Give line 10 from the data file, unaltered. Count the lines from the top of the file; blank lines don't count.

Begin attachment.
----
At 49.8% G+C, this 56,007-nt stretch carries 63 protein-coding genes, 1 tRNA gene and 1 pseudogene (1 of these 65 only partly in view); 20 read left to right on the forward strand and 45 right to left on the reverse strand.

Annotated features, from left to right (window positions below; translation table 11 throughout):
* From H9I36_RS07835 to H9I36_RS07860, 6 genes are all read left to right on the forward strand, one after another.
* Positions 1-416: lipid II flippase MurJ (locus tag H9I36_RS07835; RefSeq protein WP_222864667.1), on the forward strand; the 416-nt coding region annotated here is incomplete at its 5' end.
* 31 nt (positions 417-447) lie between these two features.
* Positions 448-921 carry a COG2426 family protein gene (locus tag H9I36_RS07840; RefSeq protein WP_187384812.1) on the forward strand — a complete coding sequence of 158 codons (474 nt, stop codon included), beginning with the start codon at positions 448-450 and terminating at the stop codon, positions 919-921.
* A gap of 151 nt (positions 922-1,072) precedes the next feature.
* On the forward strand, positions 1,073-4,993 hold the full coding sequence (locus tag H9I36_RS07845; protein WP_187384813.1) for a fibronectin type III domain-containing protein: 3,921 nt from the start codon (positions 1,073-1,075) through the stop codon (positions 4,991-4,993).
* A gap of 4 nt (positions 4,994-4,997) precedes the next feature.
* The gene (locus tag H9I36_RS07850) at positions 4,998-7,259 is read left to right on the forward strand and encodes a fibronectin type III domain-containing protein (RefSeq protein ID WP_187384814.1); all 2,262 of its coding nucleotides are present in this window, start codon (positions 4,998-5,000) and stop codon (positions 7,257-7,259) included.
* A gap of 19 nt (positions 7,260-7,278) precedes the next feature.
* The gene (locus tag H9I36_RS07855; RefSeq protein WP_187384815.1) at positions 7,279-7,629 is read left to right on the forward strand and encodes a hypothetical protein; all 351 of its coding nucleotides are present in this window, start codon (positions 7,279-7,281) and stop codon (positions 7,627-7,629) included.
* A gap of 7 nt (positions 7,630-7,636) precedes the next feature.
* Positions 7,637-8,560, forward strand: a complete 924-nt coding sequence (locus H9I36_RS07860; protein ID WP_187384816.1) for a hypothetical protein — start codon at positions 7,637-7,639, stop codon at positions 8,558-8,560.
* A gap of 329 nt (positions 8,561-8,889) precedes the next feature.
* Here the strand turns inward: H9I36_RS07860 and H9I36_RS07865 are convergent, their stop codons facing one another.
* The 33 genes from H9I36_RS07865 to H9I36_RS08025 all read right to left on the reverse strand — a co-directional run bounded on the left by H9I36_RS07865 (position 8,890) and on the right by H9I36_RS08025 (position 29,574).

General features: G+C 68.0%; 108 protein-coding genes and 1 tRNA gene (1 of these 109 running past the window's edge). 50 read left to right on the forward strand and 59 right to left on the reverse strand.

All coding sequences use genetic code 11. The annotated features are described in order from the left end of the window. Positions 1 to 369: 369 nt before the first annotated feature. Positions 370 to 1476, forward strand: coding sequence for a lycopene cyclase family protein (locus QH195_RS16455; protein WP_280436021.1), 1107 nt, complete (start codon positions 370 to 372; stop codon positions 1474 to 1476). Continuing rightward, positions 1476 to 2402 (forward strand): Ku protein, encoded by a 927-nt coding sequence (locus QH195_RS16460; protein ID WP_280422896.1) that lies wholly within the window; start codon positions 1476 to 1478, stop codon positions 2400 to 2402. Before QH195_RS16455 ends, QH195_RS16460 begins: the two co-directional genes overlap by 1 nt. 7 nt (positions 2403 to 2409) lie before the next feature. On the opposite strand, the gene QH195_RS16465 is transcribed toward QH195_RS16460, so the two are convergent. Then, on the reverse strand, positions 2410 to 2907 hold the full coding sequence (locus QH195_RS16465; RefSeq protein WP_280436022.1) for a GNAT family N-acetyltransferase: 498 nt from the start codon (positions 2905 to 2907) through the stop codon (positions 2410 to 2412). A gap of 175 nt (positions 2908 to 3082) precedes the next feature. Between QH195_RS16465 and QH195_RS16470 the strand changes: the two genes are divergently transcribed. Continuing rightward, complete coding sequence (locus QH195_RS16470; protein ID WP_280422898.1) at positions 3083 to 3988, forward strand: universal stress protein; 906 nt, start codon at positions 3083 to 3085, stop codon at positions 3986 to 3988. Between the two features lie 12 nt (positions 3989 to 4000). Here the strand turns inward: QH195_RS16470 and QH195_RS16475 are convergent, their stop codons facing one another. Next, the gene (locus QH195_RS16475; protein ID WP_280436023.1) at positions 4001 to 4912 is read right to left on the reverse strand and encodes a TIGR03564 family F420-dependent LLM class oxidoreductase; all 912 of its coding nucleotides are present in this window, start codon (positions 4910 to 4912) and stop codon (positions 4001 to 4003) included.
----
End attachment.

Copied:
* The gene (locus tag H9I36_RS07850) at positions 4,998-7,259 is read left to right on the forward strand and encodes a fibronectin type III domain-containing protein (RefSeq protein ID WP_187384814.1); all 2,262 of its coding nucleotides are present in this window, start codon (positions 4,998-5,000) and stop codon (positions 7,257-7,259) included.